Mass customization is a trend that many businesses of varying size and scale have dabbled in. In today’s consumer-driven marketplace, it’s a smart idea to create custom offerings that meet the specific demands of customers. However, not every organization is able to capitalize on this phenomenon the way they would like to. Yet, some small and medium-sized businesses (SMBs), especially those in the consumer packaged goods (CPG) space, have found great success in their mass customization attempts. By choosing the correct customization model, or combination of models, and making continuous improvements, your SMB can harness consumers’ loyalty and set itself apart from the competition.
The 4 Mass Customization Models
Harvard Business Review contributors James H. Gilmore and B. Joseph Pine II outline four approaches to mass customization in their article “The Four Faces of Mass Customization.” Based on their available resources and target markets, SMBs may choose to adopt one or more of these models. Regardless of which model is chosen, every business's primary concern should be to deliver products of high value to customers. Below are descriptions of the four mass customization approaches and when it is appropriate to utilize each approach.
Collaborative: This approach entails working with individual consumers, typically during the design phase of a product, to create an offering that fulfills the precise needs of that consumer. This approach can also work in the distribution stage, as consumers can dictate exactly where, when, and how they want their purchase delivered to them. Company representatives are available to help consumers articulate their needs. This method is helpful for consumers who may be unsure of what exactly it is that they want, or who are overwhelmed by the plethora of options available to them.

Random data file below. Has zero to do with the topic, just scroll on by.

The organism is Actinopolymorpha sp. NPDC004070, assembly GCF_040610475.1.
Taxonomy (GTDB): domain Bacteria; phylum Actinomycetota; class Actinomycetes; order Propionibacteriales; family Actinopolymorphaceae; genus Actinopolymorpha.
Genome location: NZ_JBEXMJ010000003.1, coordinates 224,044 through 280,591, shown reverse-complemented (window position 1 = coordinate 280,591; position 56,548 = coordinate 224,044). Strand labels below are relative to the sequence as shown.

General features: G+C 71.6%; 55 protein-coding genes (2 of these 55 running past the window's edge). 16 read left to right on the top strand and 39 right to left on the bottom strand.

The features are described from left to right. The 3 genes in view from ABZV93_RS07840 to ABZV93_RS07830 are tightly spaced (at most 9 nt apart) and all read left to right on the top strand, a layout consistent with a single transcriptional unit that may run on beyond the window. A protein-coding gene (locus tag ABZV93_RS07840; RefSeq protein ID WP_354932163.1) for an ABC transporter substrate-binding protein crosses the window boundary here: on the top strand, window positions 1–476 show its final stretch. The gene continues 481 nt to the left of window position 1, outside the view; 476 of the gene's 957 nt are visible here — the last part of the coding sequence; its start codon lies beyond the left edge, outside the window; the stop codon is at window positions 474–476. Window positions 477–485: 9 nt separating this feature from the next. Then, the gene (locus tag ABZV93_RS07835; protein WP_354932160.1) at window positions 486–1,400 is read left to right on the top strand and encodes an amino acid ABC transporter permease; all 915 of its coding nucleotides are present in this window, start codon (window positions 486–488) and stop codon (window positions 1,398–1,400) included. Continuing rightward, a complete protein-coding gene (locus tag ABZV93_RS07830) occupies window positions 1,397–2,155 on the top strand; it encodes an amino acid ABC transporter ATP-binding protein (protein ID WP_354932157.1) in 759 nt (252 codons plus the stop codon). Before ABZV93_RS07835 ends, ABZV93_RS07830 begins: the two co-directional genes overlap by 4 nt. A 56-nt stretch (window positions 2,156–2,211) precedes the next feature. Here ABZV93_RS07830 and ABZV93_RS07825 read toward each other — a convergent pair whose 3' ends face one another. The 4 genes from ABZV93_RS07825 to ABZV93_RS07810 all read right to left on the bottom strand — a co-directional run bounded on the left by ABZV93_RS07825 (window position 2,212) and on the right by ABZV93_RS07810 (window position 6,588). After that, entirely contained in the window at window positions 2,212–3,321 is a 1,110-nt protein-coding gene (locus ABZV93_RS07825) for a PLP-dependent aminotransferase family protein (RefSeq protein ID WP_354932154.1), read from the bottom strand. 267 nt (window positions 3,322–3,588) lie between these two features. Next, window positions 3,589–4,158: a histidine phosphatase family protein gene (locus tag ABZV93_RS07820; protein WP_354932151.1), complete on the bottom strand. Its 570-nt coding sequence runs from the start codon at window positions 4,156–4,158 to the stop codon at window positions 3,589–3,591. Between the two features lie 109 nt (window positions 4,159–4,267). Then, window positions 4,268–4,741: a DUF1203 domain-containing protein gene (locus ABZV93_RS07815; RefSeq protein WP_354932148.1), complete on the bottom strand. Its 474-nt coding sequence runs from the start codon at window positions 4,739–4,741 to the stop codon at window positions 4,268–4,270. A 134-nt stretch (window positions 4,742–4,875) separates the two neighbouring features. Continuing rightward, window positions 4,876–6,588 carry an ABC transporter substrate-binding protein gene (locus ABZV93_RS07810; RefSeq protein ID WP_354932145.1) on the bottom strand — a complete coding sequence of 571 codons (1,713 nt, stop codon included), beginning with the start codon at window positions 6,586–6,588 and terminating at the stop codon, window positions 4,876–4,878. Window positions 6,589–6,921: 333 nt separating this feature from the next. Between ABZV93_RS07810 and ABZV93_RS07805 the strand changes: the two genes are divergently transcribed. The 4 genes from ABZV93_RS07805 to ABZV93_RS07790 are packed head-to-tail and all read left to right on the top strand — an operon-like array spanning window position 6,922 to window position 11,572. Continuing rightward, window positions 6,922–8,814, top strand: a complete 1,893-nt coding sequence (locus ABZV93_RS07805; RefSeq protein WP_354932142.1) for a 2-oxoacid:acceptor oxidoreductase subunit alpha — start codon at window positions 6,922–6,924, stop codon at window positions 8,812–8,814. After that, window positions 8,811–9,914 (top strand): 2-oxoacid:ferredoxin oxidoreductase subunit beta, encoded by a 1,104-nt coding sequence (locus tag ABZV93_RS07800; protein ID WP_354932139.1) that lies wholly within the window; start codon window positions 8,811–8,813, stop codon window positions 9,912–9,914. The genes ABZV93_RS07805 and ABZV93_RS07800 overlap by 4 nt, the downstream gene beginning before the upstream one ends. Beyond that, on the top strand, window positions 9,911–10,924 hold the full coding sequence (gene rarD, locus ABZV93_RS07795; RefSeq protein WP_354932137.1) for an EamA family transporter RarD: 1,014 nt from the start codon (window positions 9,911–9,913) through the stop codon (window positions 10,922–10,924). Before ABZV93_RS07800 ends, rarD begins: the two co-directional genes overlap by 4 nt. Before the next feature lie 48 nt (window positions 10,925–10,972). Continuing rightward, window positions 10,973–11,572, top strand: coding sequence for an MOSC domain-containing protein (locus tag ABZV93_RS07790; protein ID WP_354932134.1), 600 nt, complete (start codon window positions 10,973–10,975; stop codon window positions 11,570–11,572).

Adaptive: This method involves creating one standard product that can be customized by users after purchase. This approach makes the product usable for a variety of purposes and occasions. Consumers are able to attach their own value to the product because it can be permutated for them. Technology allows the product to be easily altered by consumers without any direct interaction from the company who produced it.
Cosmetic: With this approach, simply the presentation of the product is altered for various consumers. The product is used the same way by the varying consumer groups, but is packaged differently for each of them. This means that advertising and promotional campaigns for the product may also be designed and communicated differently for each consumer group.
Transparent: This method provides consumers with unique products that meet their needs without letting them know that their offering has been customized. This approach works when consumers’ demands can be easily predicted or when consumers don’t want to articulate their needs repeatedly. Deductions about consumer preferences are made through research and observation conducted by the company.
Companies Are Catching On